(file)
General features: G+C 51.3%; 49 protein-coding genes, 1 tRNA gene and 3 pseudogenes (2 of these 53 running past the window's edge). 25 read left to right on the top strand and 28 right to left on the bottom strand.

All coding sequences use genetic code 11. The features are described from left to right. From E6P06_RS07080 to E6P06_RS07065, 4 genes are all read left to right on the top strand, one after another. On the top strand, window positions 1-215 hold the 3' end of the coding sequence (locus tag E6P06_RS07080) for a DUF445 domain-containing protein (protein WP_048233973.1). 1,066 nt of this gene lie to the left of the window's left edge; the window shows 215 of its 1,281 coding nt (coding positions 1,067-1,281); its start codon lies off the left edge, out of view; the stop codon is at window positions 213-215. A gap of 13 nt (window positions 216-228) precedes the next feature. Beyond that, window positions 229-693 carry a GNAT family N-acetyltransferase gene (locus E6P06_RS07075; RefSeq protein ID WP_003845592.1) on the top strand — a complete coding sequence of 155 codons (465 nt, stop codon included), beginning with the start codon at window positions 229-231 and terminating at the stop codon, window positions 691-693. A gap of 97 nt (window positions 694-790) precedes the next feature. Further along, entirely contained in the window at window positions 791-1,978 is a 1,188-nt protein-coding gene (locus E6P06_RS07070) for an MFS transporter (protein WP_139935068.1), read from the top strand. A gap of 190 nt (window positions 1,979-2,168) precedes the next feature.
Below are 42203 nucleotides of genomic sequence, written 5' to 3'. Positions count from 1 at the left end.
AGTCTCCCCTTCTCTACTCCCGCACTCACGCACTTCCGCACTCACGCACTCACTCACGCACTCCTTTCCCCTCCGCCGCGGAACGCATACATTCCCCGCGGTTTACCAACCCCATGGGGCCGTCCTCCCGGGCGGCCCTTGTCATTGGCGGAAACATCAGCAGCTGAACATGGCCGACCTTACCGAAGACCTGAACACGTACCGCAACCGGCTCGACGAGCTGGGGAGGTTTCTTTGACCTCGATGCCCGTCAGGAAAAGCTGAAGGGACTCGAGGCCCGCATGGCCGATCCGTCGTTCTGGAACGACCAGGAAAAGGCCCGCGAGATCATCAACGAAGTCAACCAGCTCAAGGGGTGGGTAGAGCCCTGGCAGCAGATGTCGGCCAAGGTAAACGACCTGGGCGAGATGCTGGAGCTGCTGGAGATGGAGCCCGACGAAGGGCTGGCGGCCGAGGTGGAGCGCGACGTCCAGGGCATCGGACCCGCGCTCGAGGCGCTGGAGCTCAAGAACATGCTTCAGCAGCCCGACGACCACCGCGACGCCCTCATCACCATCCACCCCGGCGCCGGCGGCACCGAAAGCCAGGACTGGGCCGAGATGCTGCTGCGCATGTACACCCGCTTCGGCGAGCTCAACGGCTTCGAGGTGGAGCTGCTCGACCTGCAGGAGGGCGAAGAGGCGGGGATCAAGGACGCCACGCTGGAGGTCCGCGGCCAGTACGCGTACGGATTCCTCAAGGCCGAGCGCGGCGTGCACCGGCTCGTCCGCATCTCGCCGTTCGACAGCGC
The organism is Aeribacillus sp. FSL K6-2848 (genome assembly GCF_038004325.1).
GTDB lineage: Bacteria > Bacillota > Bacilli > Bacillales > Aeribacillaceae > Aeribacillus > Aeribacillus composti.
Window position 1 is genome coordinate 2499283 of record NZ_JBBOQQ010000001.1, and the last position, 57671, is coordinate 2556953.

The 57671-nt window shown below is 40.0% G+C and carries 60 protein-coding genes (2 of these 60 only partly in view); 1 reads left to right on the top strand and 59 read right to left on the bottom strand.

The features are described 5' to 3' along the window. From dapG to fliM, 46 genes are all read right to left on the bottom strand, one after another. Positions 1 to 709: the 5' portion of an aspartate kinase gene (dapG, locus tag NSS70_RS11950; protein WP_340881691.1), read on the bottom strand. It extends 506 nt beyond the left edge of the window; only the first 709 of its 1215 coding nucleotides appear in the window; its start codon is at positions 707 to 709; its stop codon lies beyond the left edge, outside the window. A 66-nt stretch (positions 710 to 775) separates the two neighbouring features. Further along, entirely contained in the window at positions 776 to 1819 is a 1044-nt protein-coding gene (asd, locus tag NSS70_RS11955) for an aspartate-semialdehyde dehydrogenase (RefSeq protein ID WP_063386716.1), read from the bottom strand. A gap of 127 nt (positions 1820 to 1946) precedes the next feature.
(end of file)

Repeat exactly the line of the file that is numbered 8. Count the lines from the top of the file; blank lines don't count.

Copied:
The 57671-nt window shown below is 40.0% G+C and carries 60 protein-coding genes (2 of these 60 only partly in view); 1 reads left to right on the top strand and 59 read right to left on the bottom strand.